His career high is 50 (in 81 games).

You have to think that goal scoring pace will slow down a little bit as the season progresses (his 24.2 shooting percentage as of Wednesday is 10 points higher than his career average, and five points higher than his personal best in a single season — that is a ridiculous number to maintain over a full season, even for a player as great as Crosby).

But you also have to think those assist numbers can pick back up and balance out whatever goal scoring regression might come.

No matter how he is doing it, you should probably start to settle in for what is almost certain to be an incredible scoring race the rest of the way between the NHL’s two best players.

Flames’ Bennett, Tkachuk accused of slew-footing in loss to Leafs

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The Calgary Flames dropped an ugly 4-0 loss to the Toronto Maple Leafs on Monday, not exactly rebounding from an embarrassing 7-3 defeat at the hands of the Edmonton Oilers.

Things were ugly in a different way toward the end, especially if you ask Maple Leafs fans, as Sam Bennett and Matthew Tkachuk may or may not be guilty of “slew-footing” late in the contest. In each case, they¬†were whistled for roughing.

Bennett was guilty of the first incident on Connor Carrick:

Meanwhile, around the time of the final whistle, Tkachuk’s “roughing” of Martin Marincin drew quite a bit of ire. You can see for yourself in the video above the post’s headline.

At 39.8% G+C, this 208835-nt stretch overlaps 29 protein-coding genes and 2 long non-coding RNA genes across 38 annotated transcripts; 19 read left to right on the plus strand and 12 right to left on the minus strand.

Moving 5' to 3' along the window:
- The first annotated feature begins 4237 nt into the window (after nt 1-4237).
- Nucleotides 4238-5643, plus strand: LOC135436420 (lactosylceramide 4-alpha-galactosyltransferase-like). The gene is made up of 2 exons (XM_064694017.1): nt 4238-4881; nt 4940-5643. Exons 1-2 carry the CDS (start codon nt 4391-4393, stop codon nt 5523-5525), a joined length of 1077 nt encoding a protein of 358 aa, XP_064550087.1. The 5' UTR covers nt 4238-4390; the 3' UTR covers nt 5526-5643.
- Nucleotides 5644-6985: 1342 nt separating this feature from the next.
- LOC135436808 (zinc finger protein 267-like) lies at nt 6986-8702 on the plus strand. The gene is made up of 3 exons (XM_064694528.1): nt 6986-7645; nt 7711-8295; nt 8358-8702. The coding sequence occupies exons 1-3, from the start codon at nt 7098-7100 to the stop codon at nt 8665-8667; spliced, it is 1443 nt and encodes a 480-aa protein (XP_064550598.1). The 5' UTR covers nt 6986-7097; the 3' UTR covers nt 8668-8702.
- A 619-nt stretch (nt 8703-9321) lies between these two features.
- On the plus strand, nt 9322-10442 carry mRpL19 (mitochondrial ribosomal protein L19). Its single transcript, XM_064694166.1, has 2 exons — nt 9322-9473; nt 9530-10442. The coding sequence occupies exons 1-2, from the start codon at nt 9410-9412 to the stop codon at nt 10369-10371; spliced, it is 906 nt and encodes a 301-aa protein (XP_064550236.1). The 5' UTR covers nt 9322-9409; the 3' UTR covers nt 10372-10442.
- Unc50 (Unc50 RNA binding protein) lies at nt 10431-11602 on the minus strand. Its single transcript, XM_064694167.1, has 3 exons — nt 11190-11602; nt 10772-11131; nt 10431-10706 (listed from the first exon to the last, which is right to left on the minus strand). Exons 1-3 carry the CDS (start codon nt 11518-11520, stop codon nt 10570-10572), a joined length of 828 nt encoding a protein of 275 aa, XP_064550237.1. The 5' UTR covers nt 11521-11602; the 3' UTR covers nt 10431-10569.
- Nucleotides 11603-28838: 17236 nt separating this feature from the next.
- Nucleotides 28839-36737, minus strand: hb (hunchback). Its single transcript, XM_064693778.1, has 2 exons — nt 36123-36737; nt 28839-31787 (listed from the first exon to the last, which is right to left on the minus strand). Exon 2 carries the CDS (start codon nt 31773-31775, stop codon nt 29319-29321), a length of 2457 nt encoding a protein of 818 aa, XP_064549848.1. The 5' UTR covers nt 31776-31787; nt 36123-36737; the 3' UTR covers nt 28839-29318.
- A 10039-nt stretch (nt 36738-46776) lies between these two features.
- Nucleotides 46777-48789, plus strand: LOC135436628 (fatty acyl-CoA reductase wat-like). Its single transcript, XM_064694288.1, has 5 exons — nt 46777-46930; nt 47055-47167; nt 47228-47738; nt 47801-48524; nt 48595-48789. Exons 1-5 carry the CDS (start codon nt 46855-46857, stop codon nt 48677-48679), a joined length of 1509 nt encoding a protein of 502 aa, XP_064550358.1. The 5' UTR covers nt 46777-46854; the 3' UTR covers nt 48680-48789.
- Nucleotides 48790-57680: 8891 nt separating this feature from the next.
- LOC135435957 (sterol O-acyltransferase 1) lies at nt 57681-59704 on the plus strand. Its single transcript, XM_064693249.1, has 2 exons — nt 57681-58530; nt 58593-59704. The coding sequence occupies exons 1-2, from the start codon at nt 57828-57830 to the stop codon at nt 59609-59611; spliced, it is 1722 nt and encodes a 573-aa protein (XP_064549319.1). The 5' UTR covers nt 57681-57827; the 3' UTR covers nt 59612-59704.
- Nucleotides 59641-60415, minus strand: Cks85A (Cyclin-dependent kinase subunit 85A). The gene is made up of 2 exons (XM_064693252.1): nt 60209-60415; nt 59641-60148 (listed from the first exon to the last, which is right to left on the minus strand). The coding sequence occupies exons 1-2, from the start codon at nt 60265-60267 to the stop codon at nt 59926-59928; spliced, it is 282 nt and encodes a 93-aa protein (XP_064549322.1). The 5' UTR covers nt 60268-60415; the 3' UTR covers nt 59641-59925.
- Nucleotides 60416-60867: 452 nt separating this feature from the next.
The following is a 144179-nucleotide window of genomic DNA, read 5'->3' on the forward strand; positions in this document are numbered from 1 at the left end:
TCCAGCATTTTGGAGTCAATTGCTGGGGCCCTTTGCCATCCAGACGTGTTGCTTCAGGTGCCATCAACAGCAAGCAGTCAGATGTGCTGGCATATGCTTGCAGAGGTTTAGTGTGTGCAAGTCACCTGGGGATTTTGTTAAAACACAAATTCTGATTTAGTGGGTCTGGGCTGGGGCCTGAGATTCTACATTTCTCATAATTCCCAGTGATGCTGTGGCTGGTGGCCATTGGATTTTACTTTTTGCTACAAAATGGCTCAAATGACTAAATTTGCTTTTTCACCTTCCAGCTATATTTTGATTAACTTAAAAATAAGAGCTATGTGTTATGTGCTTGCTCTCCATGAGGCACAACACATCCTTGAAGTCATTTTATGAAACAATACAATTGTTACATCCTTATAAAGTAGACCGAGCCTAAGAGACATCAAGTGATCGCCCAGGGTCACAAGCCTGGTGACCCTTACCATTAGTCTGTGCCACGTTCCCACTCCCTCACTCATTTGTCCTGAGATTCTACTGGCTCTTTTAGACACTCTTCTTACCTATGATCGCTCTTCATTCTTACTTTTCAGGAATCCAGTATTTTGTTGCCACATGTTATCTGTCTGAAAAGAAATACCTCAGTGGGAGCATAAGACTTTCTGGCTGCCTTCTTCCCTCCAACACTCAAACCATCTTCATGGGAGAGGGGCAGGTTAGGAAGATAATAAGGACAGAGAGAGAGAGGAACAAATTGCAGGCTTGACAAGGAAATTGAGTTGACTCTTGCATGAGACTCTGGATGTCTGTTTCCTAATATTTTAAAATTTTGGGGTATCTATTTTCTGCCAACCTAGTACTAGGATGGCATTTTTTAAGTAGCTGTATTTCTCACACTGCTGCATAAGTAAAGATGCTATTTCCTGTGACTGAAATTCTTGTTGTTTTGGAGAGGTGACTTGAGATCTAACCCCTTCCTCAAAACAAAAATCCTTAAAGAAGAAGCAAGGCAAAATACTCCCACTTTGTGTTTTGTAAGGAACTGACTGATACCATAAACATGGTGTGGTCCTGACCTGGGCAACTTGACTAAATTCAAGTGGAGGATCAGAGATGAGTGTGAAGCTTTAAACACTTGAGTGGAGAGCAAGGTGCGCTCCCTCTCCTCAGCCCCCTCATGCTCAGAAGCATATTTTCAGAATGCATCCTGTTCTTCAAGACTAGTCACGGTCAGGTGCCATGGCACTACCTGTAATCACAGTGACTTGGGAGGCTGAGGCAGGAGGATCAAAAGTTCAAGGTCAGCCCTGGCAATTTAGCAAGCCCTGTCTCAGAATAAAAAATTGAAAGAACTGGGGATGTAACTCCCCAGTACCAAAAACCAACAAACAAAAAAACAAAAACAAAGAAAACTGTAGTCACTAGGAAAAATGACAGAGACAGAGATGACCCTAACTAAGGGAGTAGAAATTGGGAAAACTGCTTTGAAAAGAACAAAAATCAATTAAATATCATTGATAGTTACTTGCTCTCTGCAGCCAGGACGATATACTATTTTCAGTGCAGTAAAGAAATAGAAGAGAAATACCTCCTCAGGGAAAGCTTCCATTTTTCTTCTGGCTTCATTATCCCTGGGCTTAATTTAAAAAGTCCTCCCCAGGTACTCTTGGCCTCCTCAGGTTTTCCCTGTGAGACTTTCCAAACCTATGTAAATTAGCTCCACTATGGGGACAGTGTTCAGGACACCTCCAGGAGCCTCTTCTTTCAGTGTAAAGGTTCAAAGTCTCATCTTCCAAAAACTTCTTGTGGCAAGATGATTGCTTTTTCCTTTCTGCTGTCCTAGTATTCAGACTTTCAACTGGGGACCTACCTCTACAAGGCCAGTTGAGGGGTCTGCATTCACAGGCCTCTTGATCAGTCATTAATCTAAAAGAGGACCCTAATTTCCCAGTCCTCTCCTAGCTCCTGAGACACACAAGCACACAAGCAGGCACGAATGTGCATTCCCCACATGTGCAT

More than a few people believe that Tkachuk will be on the Department of Player Safety’s radar thanks to this moment.

There’s no doubt that he’s been making waves as a pest – really, from his first game in the NHL – but some believe he went over the line this time. He’s second in the NHL with 92 penalty minutes, by the way.

Patrick Marleau’s magical third period secures Sharks win vs. Avalanche

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At 37 years old and nearing 500 career goals, there aren’t a ton of things Patrick Marleau has failed to accomplish.* Still, he did something he’s never done – and few players have managed to do – in the San Jose Sharks’ 5-2 win against the Colorado Avalanche on Monday night.

The amusing thing is that it was a mundane night for Marleau and the Sharks heading into the third period.

They carried a 2-1 lead against the Avs before Marleau’s magical period really kicked into gear. In less than eight minutes of game time, Marleau managed an out-of-left-field natural hat trick:

He didn’t stop there, either, as he also hit the four-goal mark for the first time in his career … and again, it was in the same period.

That’s his first four-goal game (and period, naturally). It’s been a long, long time since someone enjoyed a period like Marleau did:

Speaking of history, this massive night indeed places Marleau close to another impressive feat. He’s now at 497 career goals, three away from the elusive 500 mark.

To underscore how unexpected this outburst was, consider this: Marleau generated zero goals and one assist in his previous seven games.

As the Sharks enjoy an era fueled by the ascent of Brent Burns and the passing of the torch from the likes of Marleau and Joe Thornton to a group including Logan Couture and Martin Jones, it seems fitting that Marleau – a player receding from the team’s spotlight – totally stole the spotlight on Monday.

The Sharks probably won’t complain, either. He helped them seal their fifth consecutive win, putting San Jose in a strong position to regain the lead in the Pacific Division.

Pretty good stuff from a guy who rapidly faded from relevance after being stripped of the Sharks captaincy.

* – How dare you make Stanley Cup jokes on a happy occasion for Sharks fans?